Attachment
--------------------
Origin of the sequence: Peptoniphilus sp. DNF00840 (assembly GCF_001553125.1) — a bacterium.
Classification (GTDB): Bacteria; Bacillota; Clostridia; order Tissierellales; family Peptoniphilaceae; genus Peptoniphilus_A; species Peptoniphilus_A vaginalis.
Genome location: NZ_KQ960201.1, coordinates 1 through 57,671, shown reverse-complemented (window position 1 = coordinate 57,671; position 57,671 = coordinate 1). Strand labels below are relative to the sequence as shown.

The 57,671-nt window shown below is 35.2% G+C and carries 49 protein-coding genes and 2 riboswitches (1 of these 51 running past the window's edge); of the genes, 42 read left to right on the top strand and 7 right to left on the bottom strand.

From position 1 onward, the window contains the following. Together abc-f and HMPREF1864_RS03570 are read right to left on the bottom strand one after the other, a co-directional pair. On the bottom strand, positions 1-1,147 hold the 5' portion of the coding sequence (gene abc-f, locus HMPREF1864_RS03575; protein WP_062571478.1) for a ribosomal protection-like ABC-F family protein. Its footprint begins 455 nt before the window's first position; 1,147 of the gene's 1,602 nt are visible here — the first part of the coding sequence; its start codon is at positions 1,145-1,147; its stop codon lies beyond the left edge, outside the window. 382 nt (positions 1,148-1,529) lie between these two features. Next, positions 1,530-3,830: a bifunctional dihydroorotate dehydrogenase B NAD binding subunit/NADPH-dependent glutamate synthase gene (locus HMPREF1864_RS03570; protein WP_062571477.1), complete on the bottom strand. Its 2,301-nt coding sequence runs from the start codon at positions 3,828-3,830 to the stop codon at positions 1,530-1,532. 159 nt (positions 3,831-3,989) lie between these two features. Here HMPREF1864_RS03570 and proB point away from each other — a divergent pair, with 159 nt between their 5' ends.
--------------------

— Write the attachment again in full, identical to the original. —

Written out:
Origin of the sequence: Peptoniphilus sp. DNF00840 (assembly GCF_001553125.1) — a bacterium.
Classification (GTDB): Bacteria; Bacillota; Clostridia; order Tissierellales; family Peptoniphilaceae; genus Peptoniphilus_A; species Peptoniphilus_A vaginalis.
Genome location: NZ_KQ960201.1, coordinates 1 through 57,671, shown reverse-complemented (window position 1 = coordinate 57,671; position 57,671 = coordinate 1). Strand labels below are relative to the sequence as shown.

The 57,671-nt window shown below is 35.2% G+C and carries 49 protein-coding genes and 2 riboswitches (1 of these 51 running past the window's edge); of the genes, 42 read left to right on the top strand and 7 right to left on the bottom strand.

From position 1 onward, the window contains the following. Together abc-f and HMPREF1864_RS03570 are read right to left on the bottom strand one after the other, a co-directional pair. On the bottom strand, positions 1-1,147 hold the 5' portion of the coding sequence (gene abc-f, locus HMPREF1864_RS03575; protein WP_062571478.1) for a ribosomal protection-like ABC-F family protein. Its footprint begins 455 nt before the window's first position; 1,147 of the gene's 1,602 nt are visible here — the first part of the coding sequence; its start codon is at positions 1,145-1,147; its stop codon lies beyond the left edge, outside the window. 382 nt (positions 1,148-1,529) lie between these two features. Next, positions 1,530-3,830: a bifunctional dihydroorotate dehydrogenase B NAD binding subunit/NADPH-dependent glutamate synthase gene (locus HMPREF1864_RS03570; protein WP_062571477.1), complete on the bottom strand. Its 2,301-nt coding sequence runs from the start codon at positions 3,828-3,830 to the stop codon at positions 1,530-1,532. 159 nt (positions 3,831-3,989) lie between these two features. Here HMPREF1864_RS03570 and proB point away from each other — a divergent pair, with 159 nt between their 5' ends.